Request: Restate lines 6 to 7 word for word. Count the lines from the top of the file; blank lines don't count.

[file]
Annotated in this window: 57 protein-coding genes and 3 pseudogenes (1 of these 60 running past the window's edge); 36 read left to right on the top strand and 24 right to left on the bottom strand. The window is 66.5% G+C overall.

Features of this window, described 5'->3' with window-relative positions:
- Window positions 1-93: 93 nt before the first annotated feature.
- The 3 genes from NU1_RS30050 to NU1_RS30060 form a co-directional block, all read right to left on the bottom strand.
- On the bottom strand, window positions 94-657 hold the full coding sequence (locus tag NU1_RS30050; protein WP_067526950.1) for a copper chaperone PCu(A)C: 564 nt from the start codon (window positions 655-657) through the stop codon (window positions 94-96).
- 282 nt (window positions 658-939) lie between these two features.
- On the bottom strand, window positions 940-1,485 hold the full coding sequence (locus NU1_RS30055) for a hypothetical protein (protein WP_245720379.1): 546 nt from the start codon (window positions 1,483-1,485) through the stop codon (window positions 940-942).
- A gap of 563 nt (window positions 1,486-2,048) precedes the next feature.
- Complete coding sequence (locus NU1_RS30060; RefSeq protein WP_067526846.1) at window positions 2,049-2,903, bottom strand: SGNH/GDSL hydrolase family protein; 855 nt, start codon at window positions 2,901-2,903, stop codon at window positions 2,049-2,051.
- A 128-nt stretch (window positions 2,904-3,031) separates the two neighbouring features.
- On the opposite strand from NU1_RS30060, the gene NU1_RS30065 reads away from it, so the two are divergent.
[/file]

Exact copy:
- 282 nt (window positions 658-939) lie between these two features.
- On the bottom strand, window positions 940-1,485 hold the full coding sequence (locus NU1_RS30055) for a hypothetical protein (protein WP_245720379.1): 546 nt from the start codon (window positions 1,483-1,485) through the stop codon (window positions 940-942).